How do you track sharks? With a ton of technology and seafaring knowledge. Why? Because learning their behavior might just save us all.
It’s 8 a.m. on a Tuesday in March and I’m shivering with a dozen strangers in a marina parking lot on Hilton Head. My three layers of borrowed long underwear, fleece and Gore-Tex barely shield me from unseasonably bitter winds. Knowing it will only be worse on the rough sea, I steel my resolve.
Suddenly, a brawny man in a seafaring rain bib and jacket best suited for a winter squall approaches us and announces that the conditions might be too dangerous for today’s expedition. The crowd collectively groans with disappointment, knowing that this once-in-a-lifetime experience may be stripped away by inopportune weather.
The brawny bibbed man is Chris Fischer, the founding chairman and expedition leader of Ocearch, a nonprofit at-sea laboratory that studies great white sharks—by pulling them onto their boat. While I have a debilitating fear of mimes, the opportunity to come face-to-face with 4,000 pounds of marine muscle is nothing short of exhilarating, not to mention rare. In fact, Ocearch’s custom hydraulic platform makes it the only vessel in existence that’s capable of safely lifting and supporting large marine animals for the purpose of research. And it’s just my luck that the organization’s 28th expedition has brought them to our coast.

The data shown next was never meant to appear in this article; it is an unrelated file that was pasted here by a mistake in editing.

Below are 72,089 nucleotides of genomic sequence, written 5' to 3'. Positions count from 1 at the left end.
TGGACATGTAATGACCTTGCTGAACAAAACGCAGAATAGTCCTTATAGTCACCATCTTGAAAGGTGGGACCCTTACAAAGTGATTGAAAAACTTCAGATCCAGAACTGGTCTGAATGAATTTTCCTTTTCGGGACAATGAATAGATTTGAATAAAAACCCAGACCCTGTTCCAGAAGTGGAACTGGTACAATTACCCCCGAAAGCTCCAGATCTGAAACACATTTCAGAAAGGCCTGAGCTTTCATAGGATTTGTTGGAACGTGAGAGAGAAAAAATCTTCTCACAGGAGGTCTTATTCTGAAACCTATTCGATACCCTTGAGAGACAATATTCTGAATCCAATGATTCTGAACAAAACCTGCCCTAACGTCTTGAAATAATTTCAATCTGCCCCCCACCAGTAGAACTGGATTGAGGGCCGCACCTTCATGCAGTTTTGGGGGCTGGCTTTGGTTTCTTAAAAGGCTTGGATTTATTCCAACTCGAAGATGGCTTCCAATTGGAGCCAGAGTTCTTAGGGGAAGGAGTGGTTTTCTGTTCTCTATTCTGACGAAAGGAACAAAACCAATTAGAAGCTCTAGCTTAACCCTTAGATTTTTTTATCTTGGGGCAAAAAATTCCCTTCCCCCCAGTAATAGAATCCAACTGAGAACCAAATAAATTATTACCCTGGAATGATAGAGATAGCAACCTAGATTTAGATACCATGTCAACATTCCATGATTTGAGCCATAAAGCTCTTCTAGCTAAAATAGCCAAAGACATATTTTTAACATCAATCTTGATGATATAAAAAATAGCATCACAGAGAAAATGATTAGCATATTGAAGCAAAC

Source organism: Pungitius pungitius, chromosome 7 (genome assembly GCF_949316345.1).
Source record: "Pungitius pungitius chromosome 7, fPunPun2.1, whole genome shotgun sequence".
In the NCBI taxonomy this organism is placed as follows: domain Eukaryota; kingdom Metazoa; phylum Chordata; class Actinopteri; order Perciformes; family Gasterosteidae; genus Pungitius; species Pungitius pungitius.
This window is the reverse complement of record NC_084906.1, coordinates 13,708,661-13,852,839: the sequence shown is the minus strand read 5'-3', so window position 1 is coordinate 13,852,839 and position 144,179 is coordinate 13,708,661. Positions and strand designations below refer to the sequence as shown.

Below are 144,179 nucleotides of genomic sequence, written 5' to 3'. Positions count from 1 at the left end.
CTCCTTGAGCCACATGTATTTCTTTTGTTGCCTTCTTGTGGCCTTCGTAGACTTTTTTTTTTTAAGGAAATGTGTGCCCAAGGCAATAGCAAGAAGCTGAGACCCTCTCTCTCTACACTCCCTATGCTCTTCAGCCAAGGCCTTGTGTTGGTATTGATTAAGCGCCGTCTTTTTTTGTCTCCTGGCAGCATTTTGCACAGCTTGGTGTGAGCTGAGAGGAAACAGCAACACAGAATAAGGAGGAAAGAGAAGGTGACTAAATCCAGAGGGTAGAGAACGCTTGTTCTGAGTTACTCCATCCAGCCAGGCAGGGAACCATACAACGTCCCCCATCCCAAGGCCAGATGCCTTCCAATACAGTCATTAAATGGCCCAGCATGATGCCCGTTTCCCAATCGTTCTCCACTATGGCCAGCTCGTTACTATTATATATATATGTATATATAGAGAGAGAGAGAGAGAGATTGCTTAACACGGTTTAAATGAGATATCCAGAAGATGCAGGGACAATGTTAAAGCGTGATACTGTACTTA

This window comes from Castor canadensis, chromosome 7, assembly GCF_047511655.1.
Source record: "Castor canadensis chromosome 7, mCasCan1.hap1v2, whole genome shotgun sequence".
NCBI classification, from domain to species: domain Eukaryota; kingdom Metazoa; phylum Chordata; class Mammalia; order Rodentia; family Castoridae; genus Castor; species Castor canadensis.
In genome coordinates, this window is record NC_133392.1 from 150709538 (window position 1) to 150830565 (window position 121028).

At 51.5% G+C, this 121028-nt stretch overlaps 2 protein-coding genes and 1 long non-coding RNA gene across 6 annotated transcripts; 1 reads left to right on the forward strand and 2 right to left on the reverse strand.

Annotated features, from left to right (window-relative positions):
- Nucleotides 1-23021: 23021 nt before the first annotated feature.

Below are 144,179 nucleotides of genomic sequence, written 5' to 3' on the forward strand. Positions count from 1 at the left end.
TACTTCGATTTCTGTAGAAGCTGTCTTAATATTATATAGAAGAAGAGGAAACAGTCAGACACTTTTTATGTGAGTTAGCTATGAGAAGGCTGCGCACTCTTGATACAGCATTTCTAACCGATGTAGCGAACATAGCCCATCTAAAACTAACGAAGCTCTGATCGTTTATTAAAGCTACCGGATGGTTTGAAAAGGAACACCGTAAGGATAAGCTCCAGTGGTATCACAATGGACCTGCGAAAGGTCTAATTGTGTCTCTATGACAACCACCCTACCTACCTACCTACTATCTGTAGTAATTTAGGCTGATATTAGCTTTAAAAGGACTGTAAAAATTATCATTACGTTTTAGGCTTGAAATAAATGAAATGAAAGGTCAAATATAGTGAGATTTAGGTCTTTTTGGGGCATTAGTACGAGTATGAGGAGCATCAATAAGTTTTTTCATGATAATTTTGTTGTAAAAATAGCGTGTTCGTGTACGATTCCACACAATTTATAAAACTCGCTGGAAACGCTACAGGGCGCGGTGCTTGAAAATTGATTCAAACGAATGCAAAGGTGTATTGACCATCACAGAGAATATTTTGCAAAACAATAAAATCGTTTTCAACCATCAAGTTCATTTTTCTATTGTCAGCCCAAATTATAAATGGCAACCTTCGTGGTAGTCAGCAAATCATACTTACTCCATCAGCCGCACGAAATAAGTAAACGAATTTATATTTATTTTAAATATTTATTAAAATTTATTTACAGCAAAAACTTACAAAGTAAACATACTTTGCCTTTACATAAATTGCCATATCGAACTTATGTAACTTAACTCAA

Written and compiled by Andrea Goto. Photography by Beau Kester.
For the full story, get the July/August 2017 issue here.